Nivolumab Plus Chemotherapy in Epidermal Growth Factor Receptor–Mutated Metastatic Non–Small-Cell Lung Cancer After Disease Progression on Epidermal Growth Factor Receptor Tyrosine Kinase Inhibitors: Final Results of CheckMate 722

Author(s): Tony Mok, MD, FRCPC, FASCO1; Kazuhiko Nakagawa, MD, PhD2; Keunchil Park, MD, PhD3,4; Yuichiro Ohe, MD, PhD5; Nicolas Girard, MD6; Hye Ryun Kim, MD, PhD7; Yi-Long Wu, MD8; Justin Gainor, MD9; Chao-Hua Chiu, MD10,11; Sang-We Kim, MD, PhD12; Cheng-Ta Yang, MD13; Chien Liang Wu, MD14; Lin Wu, MD15; Meng-Chih Lin, MD16; Jens Samol, MD17,18; Kazuya Ichikado, MD19; Mengzhao Wang, MD20; Xiaoqing Zhang, MD, PhD21; Judi Sylvester, BS21; Sunney Li, PhD21; Ann Forslund, PhD21; James Chih-Hsin Yang, MD, PhD22
Anjan J Patel MD

Dr. Anjan Patel's Thoughts

For our NSCLC patients who carry a driver EGFR mutation, there seems to be little/no benefit of the addition of IO therapy to standard chemotherapy in the second line setting.  Prior post hoc analyses showed a trend favoring immunotherapy (IO) therapy in those only having received one prior line of therapy and those with sensitizing EGFR mutations, however this was not confirmed in this randomized phase III study.


The phase III CheckMate 722 trial ( identifier: NCT02864251) evaluated nivolumab plus chemotherapy versus chemotherapy in patients with epidermal growth factor receptor (EGFR)–mutated metastatic non–small-cell lung cancer (NSCLC) after disease progression on EGFR tyrosine kinase inhibitors (TKIs).


Patients with disease progression after first- or second-generation EGFR TKI therapy (without EGFR T790M mutation) or osimertinib (with/without T790M mutation) were randomly assigned 1:1 to nivolumab (360 mg once every 3 weeks) plus platinum-doublet chemotherapy (once every 3 weeks) or platinum-doublet chemotherapy alone (once every 3 weeks) for four cycles. Primary end point was progression-free survival (PFS). Secondary end points included 9- and 12-month PFS rates, overall survival (OS), objective response rate (ORR), and duration of response (DOR).


Overall, 294 patients were randomly assigned. At final analysis (median follow-up, 38.1 months), PFS was not significantly improved with nivolumab plus chemotherapy versus chemotherapy (median, 5.6 v 5.4 months; hazard ratio [HR], 0.75 [95% CI, 0.56 to 1.00]; P = .0528), with 9- and 12-month PFS rates of 25.9% versus 19.8%, and 21.2% versus 15.9%, respectively. Post hoc PFS subgroup analyses showed a trend favoring nivolumab plus chemotherapy in patients with tumors harboring sensitizing EGFR mutations (HR, 0.72 [95% CI, 0.54 to 0.97]), one line of previous EGFR TKI (0.72 [95% CI, 0.54 to 0.97]), or both (0.64 [95% CI, 0.47 to 0.88]). Median OS was 19.4 months with nivolumab plus chemotherapy versus 15.9 months with chemotherapy, while ORR was 31.3% versus 26.7%, and median DOR was 6.7 versus 5.6 months, respectively. Grade 3/4 treatment-related adverse events occurred in 44.7% and 29.4% of patients treated with nivolumab plus chemotherapy and chemotherapy alone, respectively.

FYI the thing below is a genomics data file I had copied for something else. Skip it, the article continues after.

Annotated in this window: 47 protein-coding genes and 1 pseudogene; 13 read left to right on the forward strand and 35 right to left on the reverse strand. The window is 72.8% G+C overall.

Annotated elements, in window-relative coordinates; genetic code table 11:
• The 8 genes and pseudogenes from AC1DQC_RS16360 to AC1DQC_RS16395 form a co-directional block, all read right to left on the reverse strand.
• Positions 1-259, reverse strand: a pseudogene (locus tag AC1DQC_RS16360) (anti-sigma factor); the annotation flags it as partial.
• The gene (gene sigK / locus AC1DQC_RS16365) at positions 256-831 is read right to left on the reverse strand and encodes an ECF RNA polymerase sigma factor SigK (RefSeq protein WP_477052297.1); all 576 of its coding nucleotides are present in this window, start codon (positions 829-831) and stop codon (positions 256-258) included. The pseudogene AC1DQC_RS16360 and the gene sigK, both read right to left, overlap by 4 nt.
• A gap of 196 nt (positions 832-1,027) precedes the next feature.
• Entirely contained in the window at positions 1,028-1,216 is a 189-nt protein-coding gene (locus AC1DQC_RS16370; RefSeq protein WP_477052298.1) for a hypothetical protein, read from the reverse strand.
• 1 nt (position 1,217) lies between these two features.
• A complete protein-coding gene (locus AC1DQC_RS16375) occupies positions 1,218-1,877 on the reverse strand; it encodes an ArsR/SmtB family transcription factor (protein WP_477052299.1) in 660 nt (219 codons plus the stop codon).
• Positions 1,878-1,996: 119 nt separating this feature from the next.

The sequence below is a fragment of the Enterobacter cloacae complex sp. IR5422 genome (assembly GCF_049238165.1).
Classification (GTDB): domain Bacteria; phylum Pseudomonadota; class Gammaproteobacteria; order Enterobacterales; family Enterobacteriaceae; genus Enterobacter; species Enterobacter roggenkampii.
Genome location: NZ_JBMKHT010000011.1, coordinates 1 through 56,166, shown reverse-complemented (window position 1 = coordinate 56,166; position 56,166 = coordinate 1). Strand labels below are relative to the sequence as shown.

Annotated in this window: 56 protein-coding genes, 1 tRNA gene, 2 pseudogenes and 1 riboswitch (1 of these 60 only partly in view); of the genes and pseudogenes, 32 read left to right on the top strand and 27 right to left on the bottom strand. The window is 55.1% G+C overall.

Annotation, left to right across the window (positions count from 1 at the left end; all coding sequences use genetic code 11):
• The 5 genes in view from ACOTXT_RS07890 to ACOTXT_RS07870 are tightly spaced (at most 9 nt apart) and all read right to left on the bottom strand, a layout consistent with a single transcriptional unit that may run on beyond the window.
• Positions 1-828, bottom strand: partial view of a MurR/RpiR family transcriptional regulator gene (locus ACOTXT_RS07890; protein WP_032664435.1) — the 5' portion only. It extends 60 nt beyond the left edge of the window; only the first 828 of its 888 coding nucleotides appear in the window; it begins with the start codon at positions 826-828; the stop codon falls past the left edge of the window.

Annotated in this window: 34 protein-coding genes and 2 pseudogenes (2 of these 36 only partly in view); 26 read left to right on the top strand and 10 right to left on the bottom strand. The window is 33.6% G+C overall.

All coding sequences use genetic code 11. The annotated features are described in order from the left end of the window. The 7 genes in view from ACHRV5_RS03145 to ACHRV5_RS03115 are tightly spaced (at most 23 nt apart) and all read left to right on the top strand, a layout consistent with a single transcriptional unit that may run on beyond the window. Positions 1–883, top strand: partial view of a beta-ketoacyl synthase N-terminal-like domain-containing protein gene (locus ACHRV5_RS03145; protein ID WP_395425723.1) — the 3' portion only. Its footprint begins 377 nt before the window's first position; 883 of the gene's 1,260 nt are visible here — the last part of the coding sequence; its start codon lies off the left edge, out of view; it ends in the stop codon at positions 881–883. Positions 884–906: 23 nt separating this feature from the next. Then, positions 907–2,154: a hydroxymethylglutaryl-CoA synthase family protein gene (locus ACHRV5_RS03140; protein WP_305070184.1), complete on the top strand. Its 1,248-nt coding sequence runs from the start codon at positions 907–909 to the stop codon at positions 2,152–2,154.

Nivolumab plus chemotherapy did not significantly improve PFS versus chemotherapy in patients with EGFR-mutated metastatic NSCLC previously treated with EGFR TKIs. No new safety signals were identified.

Author Affiliations

; sup>1State Laboratory of Translational Oncology, The Chinese University of Hong Kong, Hong Kong, China; 2Kindai University Faculty of Medicine, Osaka, Japan; 3Samsung Medical Center, Sungkyunkwan University School of Medicine, Seoul, Korea; 4University of Texas MD Anderson Cancer Center, Houston, TX; 5National Cancer Center Hospital, Tokyo, Japan; 6Institut du Thorax Curie-Montsouris, Institut Curie, Paris, France; 7Division of Medical Oncology, Department of Internal Medicine, Yonsei Cancer Center, Yonsei University College of Medicine, Seoul, Korea; 8Guangdong Lung Cancer Institute, Guangdong Province People’s Hospital (Guangdong Academy of Medical Sciences), Southern Medical University, Guangzhou, China; 9Massachusetts General Hospital, Harvard Medical School, Boston, MA; 10Taipei Veterans General Hospital, Taipei City, Taiwan; 11Taipei Cancer Center, Taipei Medical University Hospital, Taipei Medical University, Taipei City, Taiwan; 12Asan Medical Center, University of Ulsan College of Medicine, Seoul, Korea; 13Chang Gung Memorial Hospital, College of Medicine, Chang Gung University, Taoyuan, Taiwan; 14Mackay Memorial Hospital, Taipei, Taiwan; 15Hunan Cancer Hospital, Changsha, China; 16Kaohsiung Chang Gung Memorial Hospital, Chang Gung University, Kaohsiung City, Taiwan; 17Tan Tock Seng Hospital, Lee Kong Chian School of Medicine, Singapore, Singapore; 18Johns Hopkins University, Baltimore, MD; 19Saiseikai Kumamoto Hospital, Kumamoto, Japan; 20Peking Union Medical College Hospital, Beijing, China; 21Bristol Myers Squibb, Princeton, NJ; 22National Taiwan University Cancer Center, National Taiwan University Hospital, Taipei City, Taiwan

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